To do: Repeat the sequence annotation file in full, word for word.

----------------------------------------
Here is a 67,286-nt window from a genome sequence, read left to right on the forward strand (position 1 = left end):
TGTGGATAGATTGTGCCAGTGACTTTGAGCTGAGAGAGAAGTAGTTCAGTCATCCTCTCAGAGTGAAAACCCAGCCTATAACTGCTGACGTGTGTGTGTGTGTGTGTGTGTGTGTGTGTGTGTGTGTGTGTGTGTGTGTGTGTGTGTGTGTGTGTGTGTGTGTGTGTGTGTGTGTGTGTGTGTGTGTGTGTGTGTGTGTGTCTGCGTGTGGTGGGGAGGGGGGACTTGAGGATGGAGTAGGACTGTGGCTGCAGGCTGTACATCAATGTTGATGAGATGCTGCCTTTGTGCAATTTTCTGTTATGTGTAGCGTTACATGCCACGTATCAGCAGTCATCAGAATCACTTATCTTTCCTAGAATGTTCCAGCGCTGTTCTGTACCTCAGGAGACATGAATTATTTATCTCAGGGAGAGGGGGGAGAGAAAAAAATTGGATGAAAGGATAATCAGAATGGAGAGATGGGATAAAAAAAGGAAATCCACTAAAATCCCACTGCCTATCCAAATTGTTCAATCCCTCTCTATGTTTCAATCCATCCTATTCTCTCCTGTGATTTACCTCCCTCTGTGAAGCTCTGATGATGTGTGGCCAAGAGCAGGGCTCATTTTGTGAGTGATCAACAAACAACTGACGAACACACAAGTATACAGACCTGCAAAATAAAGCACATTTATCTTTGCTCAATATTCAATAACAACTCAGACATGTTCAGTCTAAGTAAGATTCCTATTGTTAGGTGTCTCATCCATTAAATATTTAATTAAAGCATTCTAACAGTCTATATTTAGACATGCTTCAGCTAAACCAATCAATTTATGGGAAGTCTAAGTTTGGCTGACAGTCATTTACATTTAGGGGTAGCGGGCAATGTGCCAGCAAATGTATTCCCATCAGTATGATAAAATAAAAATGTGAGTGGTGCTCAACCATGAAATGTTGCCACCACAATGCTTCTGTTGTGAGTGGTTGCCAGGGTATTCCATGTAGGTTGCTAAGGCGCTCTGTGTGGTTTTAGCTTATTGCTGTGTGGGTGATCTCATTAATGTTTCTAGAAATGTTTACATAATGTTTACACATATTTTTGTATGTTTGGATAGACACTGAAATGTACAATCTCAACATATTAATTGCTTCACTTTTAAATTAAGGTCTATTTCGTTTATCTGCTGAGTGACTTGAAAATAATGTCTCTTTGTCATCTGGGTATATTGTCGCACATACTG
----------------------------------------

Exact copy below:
Here is a 67,286-nt window from a genome sequence, read left to right on the forward strand (position 1 = left end):
TGTGGATAGATTGTGCCAGTGACTTTGAGCTGAGAGAGAAGTAGTTCAGTCATCCTCTCAGAGTGAAAACCCAGCCTATAACTGCTGACGTGTGTGTGTGTGTGTGTGTGTGTGTGTGTGTGTGTGTGTGTGTGTGTGTGTGTGTGTGTGTGTGTGTGTGTGTGTGTGTGTGTGTGTGTGTGTGTGTGTGTGTGTGTGTGTCTGCGTGTGGTGGGGAGGGGGGACTTGAGGATGGAGTAGGACTGTGGCTGCAGGCTGTACATCAATGTTGATGAGATGCTGCCTTTGTGCAATTTTCTGTTATGTGTAGCGTTACATGCCACGTATCAGCAGTCATCAGAATCACTTATCTTTCCTAGAATGTTCCAGCGCTGTTCTGTACCTCAGGAGACATGAATTATTTATCTCAGGGAGAGGGGGGAGAGAAAAAAATTGGATGAAAGGATAATCAGAATGGAGAGATGGGATAAAAAAAGGAAATCCACTAAAATCCCACTGCCTATCCAAATTGTTCAATCCCTCTCTATGTTTCAATCCATCCTATTCTCTCCTGTGATTTACCTCCCTCTGTGAAGCTCTGATGATGTGTGGCCAAGAGCAGGGCTCATTTTGTGAGTGATCAACAAACAACTGACGAACACACAAGTATACAGACCTGCAAAATAAAGCACATTTATCTTTGCTCAATATTCAATAACAACTCAGACATGTTCAGTCTAAGTAAGATTCCTATTGTTAGGTGTCTCATCCATTAAATATTTAATTAAAGCATTCTAACAGTCTATATTTAGACATGCTTCAGCTAAACCAATCAATTTATGGGAAGTCTAAGTTTGGCTGACAGTCATTTACATTTAGGGGTAGCGGGCAATGTGCCAGCAAATGTATTCCCATCAGTATGATAAAATAAAAATGTGAGTGGTGCTCAACCATGAAATGTTGCCACCACAATGCTTCTGTTGTGAGTGGTTGCCAGGGTATTCCATGTAGGTTGCTAAGGCGCTCTGTGTGGTTTTAGCTTATTGCTGTGTGGGTGATCTCATTAATGTTTCTAGAAATGTTTACATAATGTTTACACATATTTTTGTATGTTTGGATAGACACTGAAATGTACAATCTCAACATATTAATTGCTTCACTTTTAAATTAAGGTCTATTTCGTTTATCTGCTGAGTGACTTGAAAATAATGTCTCTTTGTCATCTGGGTATATTGTCGCACATACTG